She grew up in the small village of Aghyogey in an area of Northern Ireland slowly recovering from the Troubles. She and her alcoholic mother still reside there in a deteriorating home in a deteriorating neighborhood. Her father disappeared a few years prior under suspicious circumstances, likely related to the Troubles, and her beloved grandmother was murdered in her rural home recently. No one has been arrested for this crime.
    Majella's main contact with the community happens at the chip shop, where she has worked for several years. Here she is expected to interact with the local customers and dislikes doing so. Her coworker, Marty, is generally kind to her. They have known each other since childhood. The customers include many unusual local characters, some quite amusing.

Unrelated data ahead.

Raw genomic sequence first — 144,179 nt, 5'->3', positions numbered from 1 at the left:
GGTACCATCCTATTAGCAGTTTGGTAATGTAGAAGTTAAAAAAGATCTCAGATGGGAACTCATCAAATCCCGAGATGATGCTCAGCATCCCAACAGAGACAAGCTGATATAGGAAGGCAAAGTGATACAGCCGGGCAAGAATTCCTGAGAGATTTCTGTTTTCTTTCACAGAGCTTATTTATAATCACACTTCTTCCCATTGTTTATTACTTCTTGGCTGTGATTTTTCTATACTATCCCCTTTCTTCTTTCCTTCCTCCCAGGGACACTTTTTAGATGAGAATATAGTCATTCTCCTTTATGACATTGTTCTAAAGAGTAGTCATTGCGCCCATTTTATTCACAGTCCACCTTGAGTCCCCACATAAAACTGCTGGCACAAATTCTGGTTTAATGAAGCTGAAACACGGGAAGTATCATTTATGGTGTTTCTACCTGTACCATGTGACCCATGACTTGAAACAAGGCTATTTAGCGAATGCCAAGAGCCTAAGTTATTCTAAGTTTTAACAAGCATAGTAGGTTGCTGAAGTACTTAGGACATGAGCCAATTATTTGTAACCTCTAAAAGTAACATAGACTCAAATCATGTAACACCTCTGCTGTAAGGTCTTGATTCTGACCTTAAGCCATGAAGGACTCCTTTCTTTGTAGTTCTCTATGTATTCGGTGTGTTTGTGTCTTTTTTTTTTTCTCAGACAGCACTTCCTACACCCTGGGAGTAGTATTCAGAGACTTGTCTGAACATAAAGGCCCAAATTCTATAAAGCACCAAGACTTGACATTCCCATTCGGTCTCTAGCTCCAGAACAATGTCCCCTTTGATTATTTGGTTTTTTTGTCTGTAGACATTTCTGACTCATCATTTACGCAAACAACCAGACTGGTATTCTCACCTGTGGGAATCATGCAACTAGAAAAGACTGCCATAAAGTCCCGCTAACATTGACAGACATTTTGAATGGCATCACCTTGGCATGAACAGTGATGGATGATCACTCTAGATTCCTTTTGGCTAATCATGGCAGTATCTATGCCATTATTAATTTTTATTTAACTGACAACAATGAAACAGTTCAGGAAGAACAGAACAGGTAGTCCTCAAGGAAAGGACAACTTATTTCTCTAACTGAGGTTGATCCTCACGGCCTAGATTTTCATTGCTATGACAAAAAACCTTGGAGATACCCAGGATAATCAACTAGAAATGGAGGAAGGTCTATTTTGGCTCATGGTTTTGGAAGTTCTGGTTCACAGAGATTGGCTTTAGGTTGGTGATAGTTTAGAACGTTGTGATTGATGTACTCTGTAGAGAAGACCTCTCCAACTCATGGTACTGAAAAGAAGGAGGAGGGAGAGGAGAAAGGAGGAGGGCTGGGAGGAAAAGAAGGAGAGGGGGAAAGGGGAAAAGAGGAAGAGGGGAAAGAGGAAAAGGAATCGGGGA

Occasionally she goes to the local pub, drinks more than she should, and engages in sex, which she does like. This activity is on her list of "likes". That's a short list. Many things are on the "dislike" list, first and foremost being Other People.
    The writing was excellent. Characters speaking with an Irish accent stopped being a chore to read in short order and I enjoyed the novelty of it and the flavor it gave the story. The last few pages of this story finally let in a ray of hope for Majella's future, thank heavens. I am waiting for more from this talented author.
  • Lauren T. (Orlando, FL)
    Big Girl Small Town
    Big Girl Small Town takes the reader through a week in the life of Majella O'Neill, a woman in her 20s who works at a chip shop and lives with her alcoholic mother. Majella's father disappeared years before, during the time of the Troubles. Her grandmother, her father's mother, has been murdered, and the police are searching for her murderer.